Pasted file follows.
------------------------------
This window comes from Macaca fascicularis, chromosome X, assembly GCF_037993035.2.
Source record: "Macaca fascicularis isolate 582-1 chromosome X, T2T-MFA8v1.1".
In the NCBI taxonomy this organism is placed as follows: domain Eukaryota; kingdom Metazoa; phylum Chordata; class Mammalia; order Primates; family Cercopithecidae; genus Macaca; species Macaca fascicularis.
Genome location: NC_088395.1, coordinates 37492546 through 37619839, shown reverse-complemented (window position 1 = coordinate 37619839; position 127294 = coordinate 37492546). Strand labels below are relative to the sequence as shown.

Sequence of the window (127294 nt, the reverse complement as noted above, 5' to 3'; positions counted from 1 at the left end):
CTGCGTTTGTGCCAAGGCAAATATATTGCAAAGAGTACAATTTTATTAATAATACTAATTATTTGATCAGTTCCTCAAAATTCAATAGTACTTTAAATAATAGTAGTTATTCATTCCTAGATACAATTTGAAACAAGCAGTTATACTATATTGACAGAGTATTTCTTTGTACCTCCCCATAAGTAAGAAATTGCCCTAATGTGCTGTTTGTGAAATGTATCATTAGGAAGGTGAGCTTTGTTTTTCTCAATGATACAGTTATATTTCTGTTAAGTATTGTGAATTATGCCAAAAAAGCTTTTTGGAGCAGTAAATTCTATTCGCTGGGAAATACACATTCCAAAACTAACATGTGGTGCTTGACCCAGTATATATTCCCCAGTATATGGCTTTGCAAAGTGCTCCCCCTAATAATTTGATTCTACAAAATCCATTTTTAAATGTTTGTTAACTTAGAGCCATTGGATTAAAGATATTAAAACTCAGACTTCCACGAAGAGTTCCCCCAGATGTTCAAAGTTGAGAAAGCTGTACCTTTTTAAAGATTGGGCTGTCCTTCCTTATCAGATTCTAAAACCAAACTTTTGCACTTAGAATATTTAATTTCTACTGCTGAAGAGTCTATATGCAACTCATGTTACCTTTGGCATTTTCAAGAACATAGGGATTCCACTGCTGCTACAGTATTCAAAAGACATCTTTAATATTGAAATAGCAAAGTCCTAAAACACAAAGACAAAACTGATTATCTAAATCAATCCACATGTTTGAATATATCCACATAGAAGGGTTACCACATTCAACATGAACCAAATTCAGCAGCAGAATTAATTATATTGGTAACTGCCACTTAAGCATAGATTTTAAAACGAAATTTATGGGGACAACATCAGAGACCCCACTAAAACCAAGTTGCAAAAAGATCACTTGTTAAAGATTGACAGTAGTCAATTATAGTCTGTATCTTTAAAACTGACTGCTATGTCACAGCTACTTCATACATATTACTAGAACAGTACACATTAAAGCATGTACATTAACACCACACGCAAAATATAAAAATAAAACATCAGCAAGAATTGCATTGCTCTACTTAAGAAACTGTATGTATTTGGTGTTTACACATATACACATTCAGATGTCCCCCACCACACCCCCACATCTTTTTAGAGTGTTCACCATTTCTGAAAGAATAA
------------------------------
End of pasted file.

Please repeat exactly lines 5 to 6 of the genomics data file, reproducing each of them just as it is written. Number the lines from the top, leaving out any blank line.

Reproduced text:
Sequence of the window (127294 nt, the reverse complement as noted above, 5' to 3'; positions counted from 1 at the left end):
CTGCGTTTGTGCCAAGGCAAATATATTGCAAAGAGTACAATTTTATTAATAATACTAATTATTTGATCAGTTCCTCAAAATTCAATAGTACTTTAAATAATAGTAGTTATTCATTCCTAGATACAATTTGAAACAAGCAGTTATACTATATTGACAGAGTATTTCTTTGTACCTCCCCATAAGTAAGAAATTGCCCTAATGTGCTGTTTGTGAAATGTATCATTAGGAAGGTGAGCTTTGTTTTTCTCAATGATACAGTTATATTTCTGTTAAGTATTGTGAATTATGCCAAAAAAGCTTTTTGGAGCAGTAAATTCTATTCGCTGGGAAATACACATTCCAAAACTAACATGTGGTGCTTGACCCAGTATATATTCCCCAGTATATGGCTTTGCAAAGTGCTCCCCCTAATAATTTGATTCTACAAAATCCATTTTTAAATGTTTGTTAACTTAGAGCCATTGGATTAAAGATATTAAAACTCAGACTTCCACGAAGAGTTCCCCCAGATGTTCAAAGTTGAGAAAGCTGTACCTTTTTAAAGATTGGGCTGTCCTTCCTTATCAGATTCTAAAACCAAACTTTTGCACTTAGAATATTTAATTTCTACTGCTGAAGAGTCTATATGCAACTCATGTTACCTTTGGCATTTTCAAGAACATAGGGATTCCACTGCTGCTACAGTATTCAAAAGACATCTTTAATATTGAAATAGCAAAGTCCTAAAACACAAAGACAAAACTGATTATCTAAATCAATCCACATGTTTGAATATATCCACATAGAAGGGTTACCACATTCAACATGAACCAAATTCAGCAGCAGAATTAATTATATTGGTAACTGCCACTTAAGCATAGATTTTAAAACGAAATTTATGGGGACAACATCAGAGACCCCACTAAAACCAAGTTGCAAAAAGATCACTTGTTAAAGATTGACAGTAGTCAATTATAGTCTGTATCTTTAAAACTGACTGCTATGTCACAGCTACTTCATACATATTACTAGAACAGTACACATTAAAGCATGTACATTAACACCACACGCAAAATATAAAAATAAAACATCAGCAAGAATTGCATTGCTCTACTTAAGAAACTGTATGTATTTGGTGTTTACACATATACACATTCAGATGTCCCCCACCACACCCCCACATCTTTTTAGAGTGTTCACCATTTCTGAAAGAATAA